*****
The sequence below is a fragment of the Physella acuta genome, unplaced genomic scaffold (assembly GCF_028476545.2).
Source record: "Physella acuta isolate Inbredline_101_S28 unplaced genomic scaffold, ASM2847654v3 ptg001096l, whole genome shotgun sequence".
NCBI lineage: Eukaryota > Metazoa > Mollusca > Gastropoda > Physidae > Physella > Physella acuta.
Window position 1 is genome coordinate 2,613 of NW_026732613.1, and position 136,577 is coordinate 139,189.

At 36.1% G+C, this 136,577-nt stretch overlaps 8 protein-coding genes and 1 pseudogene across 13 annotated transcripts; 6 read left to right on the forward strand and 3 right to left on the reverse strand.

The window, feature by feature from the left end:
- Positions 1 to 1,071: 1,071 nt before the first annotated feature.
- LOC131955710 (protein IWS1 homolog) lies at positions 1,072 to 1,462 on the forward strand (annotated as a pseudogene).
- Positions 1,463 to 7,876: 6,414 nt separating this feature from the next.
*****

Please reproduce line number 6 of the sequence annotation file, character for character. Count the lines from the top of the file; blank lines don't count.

The window, feature by feature from the left end: